by Alex Forsythe
Edward Forbush, renowned ornithologist and at age 16 the Curator of Ornithology for the Worcester Natural History Society Museum, wrote in 1929: “The Chipping Sparrow is the little brown-capped pensioner of the dooryard and lawn, that comes about farmhouse doors to glean crumbs shaken from the tablecloth by thrifty housewives. It is the most domestic of all the sparrows. It approaches the dwellings of man with quiet confidence and frequently builds its nest and rears its young in the clustering vines of porch or veranda under the noses of the human tenants.”
Chipping Sparrows were once very common and seen often around homes and in towns. John James Audubon wrote, “Few birds are more common throughout the United States than this gentle and harmless little bunting.” They suffered a sharp decline in the early 1900’s due in part, scientists believe, by the brood parasitic Cowbird and from competition by the invasive House Sparrows. Their populations have stabilized since 1966 according to data in the North American Breeding Bird Survey.
Their nests are often creative. “Popular Science Monthly” (October 1917) featured a Chipping Sparrow nest built in the shape of a figure 8. The locations can also be interesting. People have reported nests built on the ground (Walkinshaw, 1944), on strands of pepper plants hung out to dry in late summer three years in a row (R. F. Miller, 1911), and at the bottom of a Hairy Woodpecker’s winter roost hole 6″ deep (R. F. Miller, 1923).
I am the only birder in my family so I often hear, “A sparrow is a sparrow. They all look alike. What’s the difference?” The Chipping Sparrow, however, does have unique markings that make it easier to identify than some of its cousins. The rufous cap on its head along with the dark line through its eye make it stand out from the crowd. The Chipping Sparrow’s call is also easy to identify and remember. It is a series of chip notes. Gene Stratton-Porter described the call in “Homing with the Birds”: “The chipping sparrow has a call note which is a sharper, more tensely inflected ‘Chip,’ and a song of scarcely more than a persistently reiterated note which is the least interesting music of the sparrow family.” Cornell’s Lab of Ornithology describes the call as “a long, dry trill of evenly spaced, almost mechanical-sounding chips. It’s one of the most common sounds of open woods in spring.”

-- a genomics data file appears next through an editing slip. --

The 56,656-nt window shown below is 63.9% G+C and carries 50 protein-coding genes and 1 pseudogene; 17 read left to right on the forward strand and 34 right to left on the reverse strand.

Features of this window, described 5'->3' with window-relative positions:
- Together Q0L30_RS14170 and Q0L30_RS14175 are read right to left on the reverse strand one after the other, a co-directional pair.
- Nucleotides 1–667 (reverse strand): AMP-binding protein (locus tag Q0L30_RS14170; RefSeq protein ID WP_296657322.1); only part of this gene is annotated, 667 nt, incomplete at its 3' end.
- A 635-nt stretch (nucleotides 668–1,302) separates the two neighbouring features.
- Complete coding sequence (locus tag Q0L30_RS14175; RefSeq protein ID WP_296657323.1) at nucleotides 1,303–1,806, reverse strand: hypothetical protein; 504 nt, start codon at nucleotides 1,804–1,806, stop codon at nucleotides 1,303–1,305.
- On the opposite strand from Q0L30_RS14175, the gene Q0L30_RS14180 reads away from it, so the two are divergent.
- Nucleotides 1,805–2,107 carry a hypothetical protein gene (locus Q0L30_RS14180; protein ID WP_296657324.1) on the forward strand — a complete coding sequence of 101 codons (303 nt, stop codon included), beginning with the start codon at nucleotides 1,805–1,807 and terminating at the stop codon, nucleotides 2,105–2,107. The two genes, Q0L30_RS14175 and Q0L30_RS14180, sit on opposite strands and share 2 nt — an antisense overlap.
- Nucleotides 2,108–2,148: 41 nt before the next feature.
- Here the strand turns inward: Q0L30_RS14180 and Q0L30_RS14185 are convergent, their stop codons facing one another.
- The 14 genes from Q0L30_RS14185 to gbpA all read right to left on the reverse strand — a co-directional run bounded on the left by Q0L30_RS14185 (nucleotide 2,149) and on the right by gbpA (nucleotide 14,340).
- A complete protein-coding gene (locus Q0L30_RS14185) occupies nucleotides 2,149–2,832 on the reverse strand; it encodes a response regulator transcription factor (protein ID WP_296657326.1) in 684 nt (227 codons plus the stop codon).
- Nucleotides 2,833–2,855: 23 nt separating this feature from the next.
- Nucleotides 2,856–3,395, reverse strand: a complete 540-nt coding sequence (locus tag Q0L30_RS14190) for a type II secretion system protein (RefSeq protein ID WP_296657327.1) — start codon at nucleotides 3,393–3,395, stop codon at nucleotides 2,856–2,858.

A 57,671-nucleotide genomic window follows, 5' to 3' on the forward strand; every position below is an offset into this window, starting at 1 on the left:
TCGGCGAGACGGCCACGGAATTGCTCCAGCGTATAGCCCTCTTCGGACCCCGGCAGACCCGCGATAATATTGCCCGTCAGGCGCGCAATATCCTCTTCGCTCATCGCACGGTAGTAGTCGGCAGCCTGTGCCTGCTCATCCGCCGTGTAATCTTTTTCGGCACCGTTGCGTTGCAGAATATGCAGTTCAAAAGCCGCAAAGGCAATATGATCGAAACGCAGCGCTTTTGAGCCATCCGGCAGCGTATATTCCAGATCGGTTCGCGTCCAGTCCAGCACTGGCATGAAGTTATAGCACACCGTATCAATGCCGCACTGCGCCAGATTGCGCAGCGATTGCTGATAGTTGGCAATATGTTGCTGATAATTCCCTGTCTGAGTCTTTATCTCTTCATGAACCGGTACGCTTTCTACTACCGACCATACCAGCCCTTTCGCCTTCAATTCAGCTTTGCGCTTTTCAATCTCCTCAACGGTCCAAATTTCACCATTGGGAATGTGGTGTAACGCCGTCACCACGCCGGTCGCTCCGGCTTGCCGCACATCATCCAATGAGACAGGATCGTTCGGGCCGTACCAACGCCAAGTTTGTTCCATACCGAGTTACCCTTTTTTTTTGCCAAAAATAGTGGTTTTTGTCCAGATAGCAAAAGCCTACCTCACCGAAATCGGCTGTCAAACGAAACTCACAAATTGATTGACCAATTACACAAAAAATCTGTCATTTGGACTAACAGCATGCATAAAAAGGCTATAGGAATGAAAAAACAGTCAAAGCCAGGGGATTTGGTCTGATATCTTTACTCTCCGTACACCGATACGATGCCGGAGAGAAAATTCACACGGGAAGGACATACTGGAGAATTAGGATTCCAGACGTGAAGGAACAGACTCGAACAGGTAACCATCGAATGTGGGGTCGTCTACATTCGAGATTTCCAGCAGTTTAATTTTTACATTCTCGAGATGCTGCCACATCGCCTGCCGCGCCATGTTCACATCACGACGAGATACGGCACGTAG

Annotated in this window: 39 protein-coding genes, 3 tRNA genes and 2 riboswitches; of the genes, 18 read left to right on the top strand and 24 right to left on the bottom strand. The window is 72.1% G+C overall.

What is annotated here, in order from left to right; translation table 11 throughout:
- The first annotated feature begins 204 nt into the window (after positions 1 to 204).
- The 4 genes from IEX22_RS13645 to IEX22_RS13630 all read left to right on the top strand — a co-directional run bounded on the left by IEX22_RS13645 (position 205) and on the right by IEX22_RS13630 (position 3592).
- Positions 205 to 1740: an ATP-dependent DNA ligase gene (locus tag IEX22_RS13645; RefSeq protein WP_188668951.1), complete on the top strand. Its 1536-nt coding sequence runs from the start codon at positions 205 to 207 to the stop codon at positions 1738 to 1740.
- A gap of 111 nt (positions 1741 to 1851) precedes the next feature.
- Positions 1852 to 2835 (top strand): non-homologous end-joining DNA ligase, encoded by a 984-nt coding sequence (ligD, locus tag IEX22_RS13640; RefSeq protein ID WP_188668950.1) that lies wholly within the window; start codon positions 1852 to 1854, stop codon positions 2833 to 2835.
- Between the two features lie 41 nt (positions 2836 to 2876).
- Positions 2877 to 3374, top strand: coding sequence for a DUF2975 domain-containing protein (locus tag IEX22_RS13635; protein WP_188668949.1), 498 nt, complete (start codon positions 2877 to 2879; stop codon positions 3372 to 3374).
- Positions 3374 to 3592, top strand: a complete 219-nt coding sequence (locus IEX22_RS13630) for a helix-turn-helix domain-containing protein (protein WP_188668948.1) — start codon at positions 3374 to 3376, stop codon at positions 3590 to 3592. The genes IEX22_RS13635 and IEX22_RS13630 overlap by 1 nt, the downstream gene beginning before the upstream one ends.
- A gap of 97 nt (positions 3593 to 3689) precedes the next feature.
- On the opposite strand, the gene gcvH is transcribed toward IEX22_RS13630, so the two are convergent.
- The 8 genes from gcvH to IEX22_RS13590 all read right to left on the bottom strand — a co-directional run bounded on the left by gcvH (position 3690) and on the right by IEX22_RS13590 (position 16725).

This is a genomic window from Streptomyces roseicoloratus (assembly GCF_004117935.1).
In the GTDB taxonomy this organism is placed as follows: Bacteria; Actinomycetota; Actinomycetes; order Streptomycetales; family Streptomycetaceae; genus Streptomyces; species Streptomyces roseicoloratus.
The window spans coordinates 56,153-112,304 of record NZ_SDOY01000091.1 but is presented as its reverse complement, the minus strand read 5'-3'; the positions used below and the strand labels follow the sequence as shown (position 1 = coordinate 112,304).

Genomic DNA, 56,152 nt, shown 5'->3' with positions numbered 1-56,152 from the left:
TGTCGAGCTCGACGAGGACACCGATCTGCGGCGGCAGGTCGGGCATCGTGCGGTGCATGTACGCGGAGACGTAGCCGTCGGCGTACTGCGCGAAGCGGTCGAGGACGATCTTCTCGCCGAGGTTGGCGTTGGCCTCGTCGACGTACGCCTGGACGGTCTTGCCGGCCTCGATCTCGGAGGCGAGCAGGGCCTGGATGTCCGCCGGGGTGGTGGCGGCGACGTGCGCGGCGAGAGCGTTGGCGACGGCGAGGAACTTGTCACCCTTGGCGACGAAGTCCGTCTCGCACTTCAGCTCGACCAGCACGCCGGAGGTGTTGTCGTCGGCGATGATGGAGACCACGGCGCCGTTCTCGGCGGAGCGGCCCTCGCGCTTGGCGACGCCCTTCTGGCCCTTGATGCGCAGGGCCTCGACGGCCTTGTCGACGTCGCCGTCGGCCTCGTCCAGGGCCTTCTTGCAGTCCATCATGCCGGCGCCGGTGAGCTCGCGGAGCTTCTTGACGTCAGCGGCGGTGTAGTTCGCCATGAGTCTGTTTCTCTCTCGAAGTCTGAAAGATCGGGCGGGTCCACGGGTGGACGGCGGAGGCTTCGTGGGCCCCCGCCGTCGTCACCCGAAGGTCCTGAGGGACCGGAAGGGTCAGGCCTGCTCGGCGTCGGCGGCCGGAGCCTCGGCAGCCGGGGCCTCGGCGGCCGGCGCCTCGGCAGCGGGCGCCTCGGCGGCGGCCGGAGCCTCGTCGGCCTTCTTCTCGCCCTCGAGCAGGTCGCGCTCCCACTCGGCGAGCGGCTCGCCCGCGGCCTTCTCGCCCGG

If you see a sparrow sporting a reddish hat, with a bold taste in eyeliner, and a fondness for saying its name over and over again, you’ve got a Chipping Sparrow!